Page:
January 05, 2012, 11:43 AM —
France and the United Nations say Internet access is a human right. "Father of the Internet" Vint Cerf says no.
In an editorial in the New York Times, Cerf agrees the Internet helped the Arab Spring uprisings, but says technologies like the Internet enable basic rights, but aren't included. In the U.S., even the most rural areas must have access to a telephone because of the Universal Service law, but the phone is not provided for them. Cerf says human rights are those things "we as humans need in order to lead healthy, meaningful lives, like freedom from torture or freedom of conscience."
The ability to speak your mind without persecution may be a human right in Cerf's view, and he's all for engineers to improve the Internet to spread and share that speech. While the Universal Service regulations now include making broadband Internet access available to all, it's not yet a human right, or even a civil right, but getting closer. And Cerf says, "improving the Internet is just one means, albeit an important one, by which to improve the human condition."
Freedom of speech is meaningless these days without access to some medium. Access to the internet is the modern-day equivalent of access to a printing press, lampost postering or holding speeches in a public square.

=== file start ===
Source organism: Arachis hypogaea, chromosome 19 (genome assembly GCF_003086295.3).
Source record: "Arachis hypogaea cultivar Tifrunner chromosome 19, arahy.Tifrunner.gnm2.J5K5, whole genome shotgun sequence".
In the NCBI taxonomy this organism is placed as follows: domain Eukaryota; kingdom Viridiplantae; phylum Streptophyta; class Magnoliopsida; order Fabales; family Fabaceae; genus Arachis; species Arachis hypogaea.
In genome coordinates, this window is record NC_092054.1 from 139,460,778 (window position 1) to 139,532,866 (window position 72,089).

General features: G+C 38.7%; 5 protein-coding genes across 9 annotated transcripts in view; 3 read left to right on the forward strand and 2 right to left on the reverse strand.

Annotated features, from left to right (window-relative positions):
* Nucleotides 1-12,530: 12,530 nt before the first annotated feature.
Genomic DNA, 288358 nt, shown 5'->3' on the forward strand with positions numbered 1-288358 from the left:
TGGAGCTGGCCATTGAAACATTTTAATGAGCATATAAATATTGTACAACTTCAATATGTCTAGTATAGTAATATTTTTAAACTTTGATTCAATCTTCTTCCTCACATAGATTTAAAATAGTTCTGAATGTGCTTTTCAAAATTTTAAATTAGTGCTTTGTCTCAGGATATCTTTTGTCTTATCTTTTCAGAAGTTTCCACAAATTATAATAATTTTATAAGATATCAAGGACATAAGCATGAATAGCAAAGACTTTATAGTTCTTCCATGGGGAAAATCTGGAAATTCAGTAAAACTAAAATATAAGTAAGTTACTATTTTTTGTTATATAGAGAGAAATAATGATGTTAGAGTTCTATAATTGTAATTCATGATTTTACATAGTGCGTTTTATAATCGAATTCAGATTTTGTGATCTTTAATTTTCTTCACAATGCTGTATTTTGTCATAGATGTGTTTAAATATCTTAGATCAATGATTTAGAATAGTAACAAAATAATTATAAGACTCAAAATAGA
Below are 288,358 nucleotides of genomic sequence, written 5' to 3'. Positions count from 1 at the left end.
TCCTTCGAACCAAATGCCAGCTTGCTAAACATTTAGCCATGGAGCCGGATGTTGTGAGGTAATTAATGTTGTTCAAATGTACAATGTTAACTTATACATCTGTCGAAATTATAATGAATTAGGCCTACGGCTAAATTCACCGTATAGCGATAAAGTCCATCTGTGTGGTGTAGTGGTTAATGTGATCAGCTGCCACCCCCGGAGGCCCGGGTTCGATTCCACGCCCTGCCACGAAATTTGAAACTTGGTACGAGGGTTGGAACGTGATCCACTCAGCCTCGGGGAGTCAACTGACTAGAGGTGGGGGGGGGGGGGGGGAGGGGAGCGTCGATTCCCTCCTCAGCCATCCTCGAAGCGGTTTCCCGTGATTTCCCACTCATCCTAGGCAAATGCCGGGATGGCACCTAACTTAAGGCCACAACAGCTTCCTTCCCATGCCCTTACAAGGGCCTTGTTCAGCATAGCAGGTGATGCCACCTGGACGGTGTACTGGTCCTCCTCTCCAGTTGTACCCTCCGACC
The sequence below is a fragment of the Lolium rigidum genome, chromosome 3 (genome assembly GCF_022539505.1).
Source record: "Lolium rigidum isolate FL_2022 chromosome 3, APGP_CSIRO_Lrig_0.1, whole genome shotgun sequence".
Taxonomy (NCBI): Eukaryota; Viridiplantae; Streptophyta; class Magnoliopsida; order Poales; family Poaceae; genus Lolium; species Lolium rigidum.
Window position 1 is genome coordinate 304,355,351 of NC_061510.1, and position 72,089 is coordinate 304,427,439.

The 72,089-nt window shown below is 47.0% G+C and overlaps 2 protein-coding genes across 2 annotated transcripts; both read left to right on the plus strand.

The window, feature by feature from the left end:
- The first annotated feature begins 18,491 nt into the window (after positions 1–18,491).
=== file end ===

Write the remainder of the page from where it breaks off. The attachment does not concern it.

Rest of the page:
Jessica6 on businessinsider.com
No right is absolutely right
Agreed, not a human right. More like basic infrastructure in a civilized country...like roads, power grid, sewage, plumbing.
Greg on businessinsider.com
Nobody is dismissing the internet as extremely important. They're just saying the Internet itself is not a human right. Some of the things the internet enables are human rights, but that's not the same thing.
Yinzers Are People Too on gizmodo.com
No human rights are fundamental. They are all agreed upon rights that some nation states choose to respect and others don't. Even in states where these rights are respected, violation is common.
ThomPete on news.ycombinator.com
Rights get messy
Because the right to free speech means you can speak, but then no one can control people saying idiotic things.
Fi your argument is complete sophomoric nonsense on businessinsider.com
I think Cerf's point is that we should not take something which is complex and takes extraordinary human effort to produce, maintain, protect and secure as a granted right. It intermingles motivations undesirably.
cgs1019 on news.ycombinator.com
Aren't we lucky? Millions and millions of people don't have access to clean water, and we're arguing about whether access to FMyLife is a basic human right.